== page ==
Does the lack of women behind the lens reflect on what we see on the screen? The Tramp considers where women are in film.
At some point in our lives most of us have sought out role models or characters that we aspire to be. It isn’t the case that women only relate to female characters and men only relate to male characters. It is about people relating to the most interesting and relevant characters to them. But what if every character or story that you relate to, every role model, is male?
Now, The Pirates! In an Adventure with Scientists! Arrived in cinemas on Wednesday, but I’m damned if I’m not having this trailer in the post this week.
Oh, that’s good stuff. There’s a longer version on the official site if you want to see some actual jokes (‘Some of you are just fish I’ve put a hat on’), but for me the sea shanty version wins. I’m actually a bit excited about seeing it.
If you’re looking for something to read, why not give this Vanity Fair article a look, it’s all about The Sopranos, from those who made it.
Or you could read a MostlyFilm post. Choose from this week’s gems:
Lena Dunham: if you don’t know her name already, you soon will. The 25 year-old Manhattan based film-maker is currently the focus of intense media attention from blogosphere to broadsheet as her Judd Apatow-sponsored TV series Girls debuts on HBO over in the US. Meanwhile, Dunham’s wildly acclaimed breakthrough feature Tiny Furniture (2010)finally gets a release in the UK this week, exporting her brand of naturalistic, female-led comedy across the Atlantic.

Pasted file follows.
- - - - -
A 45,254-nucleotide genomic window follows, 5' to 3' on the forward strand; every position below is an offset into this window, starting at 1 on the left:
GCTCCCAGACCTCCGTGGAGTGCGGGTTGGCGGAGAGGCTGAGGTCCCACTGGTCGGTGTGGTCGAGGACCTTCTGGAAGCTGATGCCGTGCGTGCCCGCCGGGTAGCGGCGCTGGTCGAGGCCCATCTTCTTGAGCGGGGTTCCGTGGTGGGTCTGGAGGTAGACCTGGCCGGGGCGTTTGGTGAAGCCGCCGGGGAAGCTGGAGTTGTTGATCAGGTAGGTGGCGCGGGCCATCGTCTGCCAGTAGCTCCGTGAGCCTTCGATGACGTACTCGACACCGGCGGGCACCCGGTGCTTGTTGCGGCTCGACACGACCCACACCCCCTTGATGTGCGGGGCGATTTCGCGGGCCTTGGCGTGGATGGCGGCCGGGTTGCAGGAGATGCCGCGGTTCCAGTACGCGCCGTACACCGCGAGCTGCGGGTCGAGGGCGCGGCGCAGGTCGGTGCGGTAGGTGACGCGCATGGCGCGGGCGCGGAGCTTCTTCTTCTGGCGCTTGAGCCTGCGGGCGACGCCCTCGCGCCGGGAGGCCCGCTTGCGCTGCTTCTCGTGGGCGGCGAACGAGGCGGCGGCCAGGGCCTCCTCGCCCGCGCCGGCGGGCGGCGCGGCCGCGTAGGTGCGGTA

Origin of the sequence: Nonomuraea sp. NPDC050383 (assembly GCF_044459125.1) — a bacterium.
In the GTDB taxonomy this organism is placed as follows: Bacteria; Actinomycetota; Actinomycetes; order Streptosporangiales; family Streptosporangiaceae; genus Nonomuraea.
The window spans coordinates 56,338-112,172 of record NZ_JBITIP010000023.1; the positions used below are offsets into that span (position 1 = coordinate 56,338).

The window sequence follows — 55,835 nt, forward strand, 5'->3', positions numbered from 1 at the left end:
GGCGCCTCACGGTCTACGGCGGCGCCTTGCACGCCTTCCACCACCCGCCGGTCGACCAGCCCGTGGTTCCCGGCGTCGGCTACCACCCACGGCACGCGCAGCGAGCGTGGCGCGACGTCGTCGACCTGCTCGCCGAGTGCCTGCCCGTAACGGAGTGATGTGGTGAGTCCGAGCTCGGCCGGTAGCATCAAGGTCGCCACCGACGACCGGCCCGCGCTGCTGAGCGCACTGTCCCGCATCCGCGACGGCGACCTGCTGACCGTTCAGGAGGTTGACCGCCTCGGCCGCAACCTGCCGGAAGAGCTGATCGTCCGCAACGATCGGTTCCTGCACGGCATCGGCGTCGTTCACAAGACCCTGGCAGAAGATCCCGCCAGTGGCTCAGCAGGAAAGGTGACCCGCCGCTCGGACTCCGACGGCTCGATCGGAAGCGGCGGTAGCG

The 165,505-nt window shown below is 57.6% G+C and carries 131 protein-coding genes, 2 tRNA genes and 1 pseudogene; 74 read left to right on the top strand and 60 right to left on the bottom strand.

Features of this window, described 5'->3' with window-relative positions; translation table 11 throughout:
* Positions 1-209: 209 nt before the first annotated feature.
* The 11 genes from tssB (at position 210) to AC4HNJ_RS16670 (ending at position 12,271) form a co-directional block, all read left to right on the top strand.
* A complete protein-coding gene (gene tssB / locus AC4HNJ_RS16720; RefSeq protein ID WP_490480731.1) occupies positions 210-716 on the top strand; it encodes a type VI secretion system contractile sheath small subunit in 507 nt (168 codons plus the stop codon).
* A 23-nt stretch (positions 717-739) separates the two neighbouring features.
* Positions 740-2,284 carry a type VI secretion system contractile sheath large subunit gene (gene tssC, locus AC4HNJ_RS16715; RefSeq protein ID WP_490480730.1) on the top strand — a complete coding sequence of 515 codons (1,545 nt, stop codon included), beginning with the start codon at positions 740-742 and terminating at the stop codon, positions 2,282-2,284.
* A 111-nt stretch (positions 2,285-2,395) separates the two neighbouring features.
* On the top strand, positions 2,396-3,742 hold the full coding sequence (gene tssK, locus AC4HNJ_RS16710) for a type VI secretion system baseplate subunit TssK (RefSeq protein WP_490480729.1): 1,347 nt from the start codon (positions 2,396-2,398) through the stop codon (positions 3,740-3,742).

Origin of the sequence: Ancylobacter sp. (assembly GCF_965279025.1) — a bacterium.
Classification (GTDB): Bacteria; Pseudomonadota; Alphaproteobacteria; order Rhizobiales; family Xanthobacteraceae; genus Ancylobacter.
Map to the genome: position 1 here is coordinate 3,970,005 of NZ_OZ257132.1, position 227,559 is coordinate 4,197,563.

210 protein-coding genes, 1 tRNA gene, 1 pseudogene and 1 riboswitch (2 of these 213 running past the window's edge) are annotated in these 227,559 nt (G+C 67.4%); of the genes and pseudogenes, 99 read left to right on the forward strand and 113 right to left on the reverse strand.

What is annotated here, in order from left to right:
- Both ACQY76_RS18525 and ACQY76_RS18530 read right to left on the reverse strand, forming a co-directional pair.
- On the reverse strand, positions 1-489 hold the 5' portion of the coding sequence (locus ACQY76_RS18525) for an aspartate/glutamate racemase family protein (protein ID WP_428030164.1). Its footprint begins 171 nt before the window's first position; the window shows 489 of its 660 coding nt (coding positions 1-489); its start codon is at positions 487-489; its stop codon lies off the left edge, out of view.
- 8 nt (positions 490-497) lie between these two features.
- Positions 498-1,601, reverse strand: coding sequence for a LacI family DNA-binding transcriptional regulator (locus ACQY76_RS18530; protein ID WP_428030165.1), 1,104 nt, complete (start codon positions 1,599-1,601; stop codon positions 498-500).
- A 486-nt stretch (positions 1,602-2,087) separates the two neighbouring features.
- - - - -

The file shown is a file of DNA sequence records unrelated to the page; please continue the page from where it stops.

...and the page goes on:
Lena Dunham’s accelerated rise through the Hollywood food chain has met with adulation and condemnation in equal measure. With a dozen YouTube shorts and one micro-budget feature, Creative Nonfiction, under her belt, Dunham was barely out of college when Tiny Furniture won the Best Narrative Feature prize at South by Southwest Festival. Starring the writer herself as Aura, a disillusioned graduate who returns to New York and moves back in with her mother and sister, the film is an unashamedly personal, self-parodying exploration of what it means to be young in the post-Millennial era.